“Be careful, Captain Faliq,” Sartaq said as Nesryn got a good look at the creature the ruk now feasted upon.

It was enormous, nearly fifteen feet, covered in scales thick as armor. Like the marsh beasts of Eyllwe, but bulkier—fatter from the cattle it no doubt dragged into the water along these rivers.

“There is beauty in my father’s lands,” the prince went on while Kadara ripped into that monstrous carcass, “but there is much lurking beneath the surface, too.”

13

Yrene panted, her legs sprawled before her on the rug, her back resting against the couch on which Lord Chaol now gasped for breath as well.

Her mouth was dry as sand, her limbs trembling so violently that she could barely keep her hands limp in her lap.

A spitting sound and a little thump told her he’d removed the bit.

He’d roared around it. His bellowing had been almost as bad as the magic itself.

It was a void. It was a new, dark hell.

Her magic had been a pulsing star that flared against the wall that the darkness had crafted between the top of his spine and the rest of it. She knew—knew without testing—that if she bypassed it, jumped right to the base of his spine … it would find her there, too.

But she had pushed. Pushed and pushed, until she was sobbing for breath.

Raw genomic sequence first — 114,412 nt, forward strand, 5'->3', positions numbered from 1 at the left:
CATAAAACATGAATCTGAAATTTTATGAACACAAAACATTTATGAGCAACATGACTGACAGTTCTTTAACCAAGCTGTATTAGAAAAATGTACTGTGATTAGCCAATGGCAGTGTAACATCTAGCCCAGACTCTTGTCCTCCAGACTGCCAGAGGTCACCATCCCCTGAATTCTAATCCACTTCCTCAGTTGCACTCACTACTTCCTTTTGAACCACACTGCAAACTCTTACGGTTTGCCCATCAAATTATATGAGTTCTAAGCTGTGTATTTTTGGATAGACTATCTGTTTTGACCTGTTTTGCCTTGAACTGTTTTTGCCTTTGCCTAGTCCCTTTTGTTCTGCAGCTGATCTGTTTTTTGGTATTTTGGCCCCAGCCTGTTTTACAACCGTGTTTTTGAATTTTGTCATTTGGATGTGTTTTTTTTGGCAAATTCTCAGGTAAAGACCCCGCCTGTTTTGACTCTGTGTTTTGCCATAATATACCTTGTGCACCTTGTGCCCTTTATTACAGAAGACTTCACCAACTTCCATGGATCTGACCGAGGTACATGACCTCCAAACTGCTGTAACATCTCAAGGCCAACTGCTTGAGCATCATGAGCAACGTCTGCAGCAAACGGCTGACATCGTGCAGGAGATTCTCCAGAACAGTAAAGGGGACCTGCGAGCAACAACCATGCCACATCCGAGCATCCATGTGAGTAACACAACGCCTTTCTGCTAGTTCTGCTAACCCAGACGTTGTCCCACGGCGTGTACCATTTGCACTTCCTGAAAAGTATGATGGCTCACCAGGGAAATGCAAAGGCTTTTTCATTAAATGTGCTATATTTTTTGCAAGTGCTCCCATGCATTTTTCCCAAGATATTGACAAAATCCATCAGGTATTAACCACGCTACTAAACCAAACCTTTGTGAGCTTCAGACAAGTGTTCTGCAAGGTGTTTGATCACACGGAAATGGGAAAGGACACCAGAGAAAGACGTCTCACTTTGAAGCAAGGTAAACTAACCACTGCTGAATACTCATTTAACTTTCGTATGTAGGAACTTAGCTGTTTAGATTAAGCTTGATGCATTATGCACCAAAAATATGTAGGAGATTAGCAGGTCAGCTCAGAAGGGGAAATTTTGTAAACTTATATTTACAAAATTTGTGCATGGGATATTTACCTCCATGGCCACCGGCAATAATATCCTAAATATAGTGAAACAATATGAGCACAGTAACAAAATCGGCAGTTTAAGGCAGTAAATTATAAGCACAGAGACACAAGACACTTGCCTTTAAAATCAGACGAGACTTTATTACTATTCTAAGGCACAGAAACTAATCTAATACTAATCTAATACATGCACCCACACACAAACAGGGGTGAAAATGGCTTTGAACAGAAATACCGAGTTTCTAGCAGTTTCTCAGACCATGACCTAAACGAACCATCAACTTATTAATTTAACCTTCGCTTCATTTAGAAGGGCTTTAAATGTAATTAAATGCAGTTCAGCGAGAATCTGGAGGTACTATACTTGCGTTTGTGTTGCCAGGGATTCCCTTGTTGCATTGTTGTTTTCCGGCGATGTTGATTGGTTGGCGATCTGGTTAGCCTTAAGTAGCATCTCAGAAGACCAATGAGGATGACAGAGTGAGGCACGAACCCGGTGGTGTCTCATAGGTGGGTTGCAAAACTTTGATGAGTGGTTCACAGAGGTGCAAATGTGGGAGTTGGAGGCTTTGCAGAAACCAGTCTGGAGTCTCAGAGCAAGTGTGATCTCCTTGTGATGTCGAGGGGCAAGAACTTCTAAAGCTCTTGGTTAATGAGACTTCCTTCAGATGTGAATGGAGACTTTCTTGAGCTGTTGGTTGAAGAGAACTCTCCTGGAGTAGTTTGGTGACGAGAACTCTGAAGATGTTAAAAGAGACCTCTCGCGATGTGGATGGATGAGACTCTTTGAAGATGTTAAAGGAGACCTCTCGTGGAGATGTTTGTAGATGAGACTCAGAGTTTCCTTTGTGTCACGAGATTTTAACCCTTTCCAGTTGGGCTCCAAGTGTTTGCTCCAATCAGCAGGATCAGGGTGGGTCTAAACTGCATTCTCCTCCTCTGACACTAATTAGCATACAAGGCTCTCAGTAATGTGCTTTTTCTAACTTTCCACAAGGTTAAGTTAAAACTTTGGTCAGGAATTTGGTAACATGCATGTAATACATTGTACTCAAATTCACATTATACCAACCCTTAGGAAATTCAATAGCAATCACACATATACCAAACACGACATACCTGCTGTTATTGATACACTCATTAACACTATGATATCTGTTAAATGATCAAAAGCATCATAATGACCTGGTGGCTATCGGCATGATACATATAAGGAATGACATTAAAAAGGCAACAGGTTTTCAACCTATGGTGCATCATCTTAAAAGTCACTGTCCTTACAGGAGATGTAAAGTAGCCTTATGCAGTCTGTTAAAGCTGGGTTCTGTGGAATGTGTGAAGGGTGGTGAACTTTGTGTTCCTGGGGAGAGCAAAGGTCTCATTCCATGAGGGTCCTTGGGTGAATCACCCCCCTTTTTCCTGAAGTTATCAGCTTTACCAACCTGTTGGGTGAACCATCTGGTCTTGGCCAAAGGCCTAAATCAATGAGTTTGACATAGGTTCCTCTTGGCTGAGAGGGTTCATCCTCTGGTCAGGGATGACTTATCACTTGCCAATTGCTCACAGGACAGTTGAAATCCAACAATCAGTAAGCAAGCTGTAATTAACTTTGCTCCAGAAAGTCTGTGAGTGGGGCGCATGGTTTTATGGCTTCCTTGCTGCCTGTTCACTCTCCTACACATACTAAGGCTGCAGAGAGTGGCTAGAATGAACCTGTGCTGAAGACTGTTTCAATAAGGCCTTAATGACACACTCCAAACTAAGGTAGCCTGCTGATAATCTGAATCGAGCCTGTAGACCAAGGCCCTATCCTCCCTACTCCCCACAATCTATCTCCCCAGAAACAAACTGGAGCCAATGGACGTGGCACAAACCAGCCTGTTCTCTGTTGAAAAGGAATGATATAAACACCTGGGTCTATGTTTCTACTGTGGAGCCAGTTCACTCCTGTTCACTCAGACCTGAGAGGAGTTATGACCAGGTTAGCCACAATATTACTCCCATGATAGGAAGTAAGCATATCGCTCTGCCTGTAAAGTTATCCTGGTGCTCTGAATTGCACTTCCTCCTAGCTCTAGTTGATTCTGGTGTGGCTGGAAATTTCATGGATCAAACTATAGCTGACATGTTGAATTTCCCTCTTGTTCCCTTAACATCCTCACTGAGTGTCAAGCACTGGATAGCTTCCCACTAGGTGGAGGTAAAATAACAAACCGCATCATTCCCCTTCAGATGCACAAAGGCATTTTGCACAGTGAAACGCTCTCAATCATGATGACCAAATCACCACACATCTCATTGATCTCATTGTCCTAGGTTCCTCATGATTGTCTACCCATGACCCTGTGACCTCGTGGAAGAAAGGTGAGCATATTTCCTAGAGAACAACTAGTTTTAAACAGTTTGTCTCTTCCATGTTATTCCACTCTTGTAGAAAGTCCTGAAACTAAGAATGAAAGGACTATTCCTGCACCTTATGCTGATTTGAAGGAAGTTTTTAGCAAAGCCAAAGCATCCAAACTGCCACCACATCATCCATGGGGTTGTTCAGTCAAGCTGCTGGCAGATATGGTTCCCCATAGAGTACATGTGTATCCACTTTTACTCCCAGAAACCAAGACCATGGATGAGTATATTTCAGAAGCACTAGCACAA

Still, that wall did not move.

It only seemed to laugh, quietly and sibilantly, the sound laced with ancient ice and malice.

She’d hurled her magic against the wall, letting its swarm of burning white lights attack in wave after wave, but—nothing.

And only at the end, when her magic could find no crack, no crevice to slide into … Only when she made to pull back did that dark wall seem to transform.

To morph into something … Other.

Yrene’s magic had turned brittle before it. Any spark of defiance in the wake of that healer’s death had cooled. And she could not see, did not dare to look at what she felt gathering there, what filled the dark with voices, as if they were echoing down a long hall.

But it had loomed, and she had slid a glance over her shoulder.

The dark wall was alive. Swimming with images, one after another. As if she were looking through someone’s eyes. She knew on instinct they did not belong to Lord Chaol.

A fortress of dark stone jutted up amid ash-colored, barren mountains, its towers sharp as lances, its edges and parapets hard and slicing. Beyond it, coating the vales and plains amid the mountains, an army rippled away into the distance, more campfires than she could count.

And she knew the name for this place, the assembled host. Heard the name thunder through her mind as if it were the beat of a hammer on anvil.

Morath.

She’d pulled out. Had yanked herself back to the light and heavy heat.

Morath—whether it was some true memory, left by whatever power had struck him; whether it was something the darkness conjured from her own darkest terrors …

Not real. At least not in this room, with its streaming sunlight and chattering fountain in the garden beyond. But if it was indeed a true portrayal of the armies that Lord Chaol had mentioned yesterday …

That was what she would face. The victims of that host, possibly even the soldiers within it, should things go very wrong.